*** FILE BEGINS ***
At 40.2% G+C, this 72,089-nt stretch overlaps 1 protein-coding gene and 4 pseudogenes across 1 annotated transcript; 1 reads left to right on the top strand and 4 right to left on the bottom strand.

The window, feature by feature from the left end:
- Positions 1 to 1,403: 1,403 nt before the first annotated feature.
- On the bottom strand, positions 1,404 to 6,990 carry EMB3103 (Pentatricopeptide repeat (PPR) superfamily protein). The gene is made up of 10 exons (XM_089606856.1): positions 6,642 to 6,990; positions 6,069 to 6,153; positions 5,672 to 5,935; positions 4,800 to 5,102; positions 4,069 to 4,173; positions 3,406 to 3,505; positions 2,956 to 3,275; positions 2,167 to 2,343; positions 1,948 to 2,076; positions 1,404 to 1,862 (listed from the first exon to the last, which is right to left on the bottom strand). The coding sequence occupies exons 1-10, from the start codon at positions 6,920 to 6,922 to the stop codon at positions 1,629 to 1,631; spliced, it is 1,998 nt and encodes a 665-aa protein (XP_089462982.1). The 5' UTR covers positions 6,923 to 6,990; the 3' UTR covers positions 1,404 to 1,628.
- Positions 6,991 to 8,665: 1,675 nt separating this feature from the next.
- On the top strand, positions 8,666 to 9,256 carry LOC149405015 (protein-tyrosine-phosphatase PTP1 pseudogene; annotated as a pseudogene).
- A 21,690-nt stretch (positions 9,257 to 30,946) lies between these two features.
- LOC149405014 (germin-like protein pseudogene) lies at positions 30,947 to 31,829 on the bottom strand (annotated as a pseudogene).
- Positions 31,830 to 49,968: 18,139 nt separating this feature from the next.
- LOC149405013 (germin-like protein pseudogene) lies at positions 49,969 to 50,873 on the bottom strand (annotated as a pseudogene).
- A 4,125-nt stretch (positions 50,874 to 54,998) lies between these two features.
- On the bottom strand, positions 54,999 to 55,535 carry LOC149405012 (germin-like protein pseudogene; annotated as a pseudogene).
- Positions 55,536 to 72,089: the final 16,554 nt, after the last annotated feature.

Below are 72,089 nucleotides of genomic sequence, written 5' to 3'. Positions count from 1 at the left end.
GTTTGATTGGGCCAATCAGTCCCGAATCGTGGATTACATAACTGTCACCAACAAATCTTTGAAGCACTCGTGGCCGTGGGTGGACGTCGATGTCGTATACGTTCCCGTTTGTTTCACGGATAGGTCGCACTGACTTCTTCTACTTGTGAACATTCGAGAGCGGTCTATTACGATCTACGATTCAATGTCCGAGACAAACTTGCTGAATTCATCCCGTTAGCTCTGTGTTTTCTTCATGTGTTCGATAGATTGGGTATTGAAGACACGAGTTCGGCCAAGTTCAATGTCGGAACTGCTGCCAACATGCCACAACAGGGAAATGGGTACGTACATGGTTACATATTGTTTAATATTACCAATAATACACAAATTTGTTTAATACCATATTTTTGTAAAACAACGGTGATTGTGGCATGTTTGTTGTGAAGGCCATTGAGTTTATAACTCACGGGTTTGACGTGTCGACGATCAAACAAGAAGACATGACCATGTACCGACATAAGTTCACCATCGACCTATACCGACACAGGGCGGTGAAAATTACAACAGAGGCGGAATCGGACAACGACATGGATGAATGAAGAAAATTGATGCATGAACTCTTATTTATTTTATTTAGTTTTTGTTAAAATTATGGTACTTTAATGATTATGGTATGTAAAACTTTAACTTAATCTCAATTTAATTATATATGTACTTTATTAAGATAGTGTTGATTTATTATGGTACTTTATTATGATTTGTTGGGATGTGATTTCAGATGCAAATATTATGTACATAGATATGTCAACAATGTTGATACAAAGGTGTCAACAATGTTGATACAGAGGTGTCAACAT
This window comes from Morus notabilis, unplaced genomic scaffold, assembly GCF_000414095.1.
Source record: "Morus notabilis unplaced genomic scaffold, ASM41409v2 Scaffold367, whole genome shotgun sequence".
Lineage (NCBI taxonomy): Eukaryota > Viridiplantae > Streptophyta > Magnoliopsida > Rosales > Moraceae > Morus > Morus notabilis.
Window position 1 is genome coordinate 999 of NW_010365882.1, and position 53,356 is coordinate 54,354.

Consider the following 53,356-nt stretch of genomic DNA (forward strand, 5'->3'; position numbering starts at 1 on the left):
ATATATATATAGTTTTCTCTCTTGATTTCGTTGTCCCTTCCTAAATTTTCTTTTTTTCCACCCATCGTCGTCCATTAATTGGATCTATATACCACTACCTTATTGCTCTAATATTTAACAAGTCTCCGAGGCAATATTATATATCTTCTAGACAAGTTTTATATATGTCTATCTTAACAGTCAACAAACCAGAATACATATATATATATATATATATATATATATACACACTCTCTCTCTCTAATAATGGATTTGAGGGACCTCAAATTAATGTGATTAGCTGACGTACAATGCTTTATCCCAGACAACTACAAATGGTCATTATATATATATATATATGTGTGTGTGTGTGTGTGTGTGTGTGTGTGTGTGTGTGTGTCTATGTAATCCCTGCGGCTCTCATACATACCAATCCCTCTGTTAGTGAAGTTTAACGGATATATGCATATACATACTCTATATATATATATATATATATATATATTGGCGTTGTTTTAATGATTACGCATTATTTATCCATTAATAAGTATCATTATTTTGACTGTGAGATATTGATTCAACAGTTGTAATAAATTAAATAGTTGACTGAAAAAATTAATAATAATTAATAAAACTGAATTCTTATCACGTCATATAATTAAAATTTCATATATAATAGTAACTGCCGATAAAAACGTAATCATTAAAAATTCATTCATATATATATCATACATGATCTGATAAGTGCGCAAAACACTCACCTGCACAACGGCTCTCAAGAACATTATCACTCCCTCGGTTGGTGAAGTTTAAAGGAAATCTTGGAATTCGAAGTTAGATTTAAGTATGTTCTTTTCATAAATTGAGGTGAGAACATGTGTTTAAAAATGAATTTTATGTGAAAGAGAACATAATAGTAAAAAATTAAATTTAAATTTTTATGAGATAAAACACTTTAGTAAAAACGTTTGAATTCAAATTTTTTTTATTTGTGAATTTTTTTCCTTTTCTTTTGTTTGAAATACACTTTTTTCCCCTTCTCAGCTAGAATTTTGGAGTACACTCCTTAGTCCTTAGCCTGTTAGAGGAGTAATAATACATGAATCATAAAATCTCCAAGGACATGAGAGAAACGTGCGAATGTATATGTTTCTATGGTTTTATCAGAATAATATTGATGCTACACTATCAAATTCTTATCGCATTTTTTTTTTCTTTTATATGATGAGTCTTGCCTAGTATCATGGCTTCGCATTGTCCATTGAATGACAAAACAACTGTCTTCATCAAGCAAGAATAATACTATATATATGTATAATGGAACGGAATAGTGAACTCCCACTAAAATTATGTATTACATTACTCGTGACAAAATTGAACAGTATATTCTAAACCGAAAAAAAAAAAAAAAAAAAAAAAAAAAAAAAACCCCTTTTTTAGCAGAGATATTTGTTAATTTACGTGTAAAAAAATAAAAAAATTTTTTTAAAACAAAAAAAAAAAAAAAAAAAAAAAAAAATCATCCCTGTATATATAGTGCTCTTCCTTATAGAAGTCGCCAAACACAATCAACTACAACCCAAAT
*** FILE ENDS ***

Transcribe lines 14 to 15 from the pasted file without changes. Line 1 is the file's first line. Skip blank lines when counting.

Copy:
Below are 72,089 nucleotides of genomic sequence, written 5' to 3'. Positions count from 1 at the left end.
GTTTGATTGGGCCAATCAGTCCCGAATCGTGGATTACATAACTGTCACCAACAAATCTTTGAAGCACTCGTGGCCGTGGGTGGACGTCGATGTCGTATACGTTCCCGTTTGTTTCACGGATAGGTCGCACTGACTTCTTCTACTTGTGAACATTCGAGAGCGGTCTATTACGATCTACGATTCAATGTCCGAGACAAACTTGCTGAATTCATCCCGTTAGCTCTGTGTTTTCTTCATGTGTTCGATAGATTGGGTATTGAAGACACGAGTTCGGCCAAGTTCAATGTCGGAACTGCTGCCAACATGCCACAACAGGGAAATGGGTACGTACATGGTTACATATTGTTTAATATTACCAATAATACACAAATTTGTTTAATACCATATTTTTGTAAAACAACGGTGATTGTGGCATGTTTGTTGTGAAGGCCATTGAGTTTATAACTCACGGGTTTGACGTGTCGACGATCAAACAAGAAGACATGACCATGTACCGACATAAGTTCACCATCGACCTATACCGACACAGGGCGGTGAAAATTACAACAGAGGCGGAATCGGACAACGACATGGATGAATGAAGAAAATTGATGCATGAACTCTTATTTATTTTATTTAGTTTTTGTTAAAATTATGGTACTTTAATGATTATGGTATGTAAAACTTTAACTTAATCTCAATTTAATTATATATGTACTTTATTAAGATAGTGTTGATTTATTATGGTACTTTATTATGATTTGTTGGGATGTGATTTCAGATGCAAATATTATGTACATAGATATGTCAACAATGTTGATACAAAGGTGTCAACAATGTTGATACAGAGGTGTCAACAT